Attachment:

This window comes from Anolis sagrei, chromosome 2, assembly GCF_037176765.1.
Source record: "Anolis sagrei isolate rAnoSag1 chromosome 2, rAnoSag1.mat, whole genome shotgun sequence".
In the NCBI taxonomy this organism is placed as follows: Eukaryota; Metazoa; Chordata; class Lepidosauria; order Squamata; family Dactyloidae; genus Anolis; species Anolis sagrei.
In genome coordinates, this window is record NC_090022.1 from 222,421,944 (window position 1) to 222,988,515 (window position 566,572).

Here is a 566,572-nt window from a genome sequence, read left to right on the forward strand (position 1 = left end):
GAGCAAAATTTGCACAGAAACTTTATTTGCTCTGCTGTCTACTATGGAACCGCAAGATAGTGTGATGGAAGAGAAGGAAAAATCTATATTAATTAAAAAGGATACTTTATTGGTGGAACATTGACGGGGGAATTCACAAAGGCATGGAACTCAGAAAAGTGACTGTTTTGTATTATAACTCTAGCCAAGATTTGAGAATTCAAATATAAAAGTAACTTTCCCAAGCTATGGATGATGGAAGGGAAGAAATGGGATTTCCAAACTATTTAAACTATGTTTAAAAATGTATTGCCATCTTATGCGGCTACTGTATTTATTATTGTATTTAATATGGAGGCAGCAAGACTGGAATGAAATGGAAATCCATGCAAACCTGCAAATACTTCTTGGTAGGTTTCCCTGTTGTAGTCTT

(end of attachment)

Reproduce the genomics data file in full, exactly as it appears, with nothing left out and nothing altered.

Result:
This window comes from Anolis sagrei, chromosome 2, assembly GCF_037176765.1.
Source record: "Anolis sagrei isolate rAnoSag1 chromosome 2, rAnoSag1.mat, whole genome shotgun sequence".
In the NCBI taxonomy this organism is placed as follows: Eukaryota; Metazoa; Chordata; class Lepidosauria; order Squamata; family Dactyloidae; genus Anolis; species Anolis sagrei.
In genome coordinates, this window is record NC_090022.1 from 222,421,944 (window position 1) to 222,988,515 (window position 566,572).

Here is a 566,572-nt window from a genome sequence, read left to right on the forward strand (position 1 = left end):
GAGCAAAATTTGCACAGAAACTTTATTTGCTCTGCTGTCTACTATGGAACCGCAAGATAGTGTGATGGAAGAGAAGGAAAAATCTATATTAATTAAAAAGGATACTTTATTGGTGGAACATTGACGGGGGAATTCACAAAGGCATGGAACTCAGAAAAGTGACTGTTTTGTATTATAACTCTAGCCAAGATTTGAGAATTCAAATATAAAAGTAACTTTCCCAAGCTATGGATGATGGAAGGGAAGAAATGGGATTTCCAAACTATTTAAACTATGTTTAAAAATGTATTGCCATCTTATGCGGCTACTGTATTTATTATTGTATTTAATATGGAGGCAGCAAGACTGGAATGAAATGGAAATCCATGCAAACCTGCAAATACTTCTTGGTAGGTTTCCCTGTTGTAGTCTT